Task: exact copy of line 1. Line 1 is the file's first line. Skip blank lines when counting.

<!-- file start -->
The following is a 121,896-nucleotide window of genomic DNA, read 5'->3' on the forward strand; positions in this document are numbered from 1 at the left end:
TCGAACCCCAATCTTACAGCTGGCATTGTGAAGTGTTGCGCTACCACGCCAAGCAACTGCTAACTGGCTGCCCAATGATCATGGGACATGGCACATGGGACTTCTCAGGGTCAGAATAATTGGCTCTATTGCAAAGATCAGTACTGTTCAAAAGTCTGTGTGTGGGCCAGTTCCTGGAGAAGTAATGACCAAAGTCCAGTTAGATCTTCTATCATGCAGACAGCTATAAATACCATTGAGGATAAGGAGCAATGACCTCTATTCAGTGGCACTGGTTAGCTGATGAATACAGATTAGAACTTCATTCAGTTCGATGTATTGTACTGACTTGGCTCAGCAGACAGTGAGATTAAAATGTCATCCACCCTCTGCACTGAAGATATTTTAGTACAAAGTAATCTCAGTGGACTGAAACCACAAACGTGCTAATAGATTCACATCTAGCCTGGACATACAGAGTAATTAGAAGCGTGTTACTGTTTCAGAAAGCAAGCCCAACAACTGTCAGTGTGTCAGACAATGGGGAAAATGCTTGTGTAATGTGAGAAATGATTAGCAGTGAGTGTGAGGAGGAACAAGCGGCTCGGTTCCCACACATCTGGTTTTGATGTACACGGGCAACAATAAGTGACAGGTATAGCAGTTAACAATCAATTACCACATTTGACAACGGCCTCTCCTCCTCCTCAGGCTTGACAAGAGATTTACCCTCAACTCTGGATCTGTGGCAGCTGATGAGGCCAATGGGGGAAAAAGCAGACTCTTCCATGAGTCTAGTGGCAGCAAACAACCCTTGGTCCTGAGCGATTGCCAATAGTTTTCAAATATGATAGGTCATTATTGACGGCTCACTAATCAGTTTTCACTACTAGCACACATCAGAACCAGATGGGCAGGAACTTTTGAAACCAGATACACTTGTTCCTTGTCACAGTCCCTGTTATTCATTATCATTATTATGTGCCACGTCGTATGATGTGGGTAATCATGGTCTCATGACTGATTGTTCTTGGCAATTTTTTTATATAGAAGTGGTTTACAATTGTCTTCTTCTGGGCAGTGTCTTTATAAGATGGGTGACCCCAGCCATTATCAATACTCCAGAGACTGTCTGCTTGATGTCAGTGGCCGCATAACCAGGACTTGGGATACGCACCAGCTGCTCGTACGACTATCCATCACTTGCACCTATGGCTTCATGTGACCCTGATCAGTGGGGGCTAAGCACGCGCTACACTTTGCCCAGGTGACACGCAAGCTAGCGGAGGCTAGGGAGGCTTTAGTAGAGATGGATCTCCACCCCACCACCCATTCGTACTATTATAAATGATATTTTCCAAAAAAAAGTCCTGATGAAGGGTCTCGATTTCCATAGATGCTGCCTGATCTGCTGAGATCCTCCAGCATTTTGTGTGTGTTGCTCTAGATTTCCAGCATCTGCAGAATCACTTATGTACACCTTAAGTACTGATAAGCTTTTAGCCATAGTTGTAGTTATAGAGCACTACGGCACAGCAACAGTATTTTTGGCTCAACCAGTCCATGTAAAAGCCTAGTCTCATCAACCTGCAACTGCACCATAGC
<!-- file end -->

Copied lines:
The following is a 121,896-nucleotide window of genomic DNA, read 5'->3' on the forward strand; positions in this document are numbered from 1 at the left end: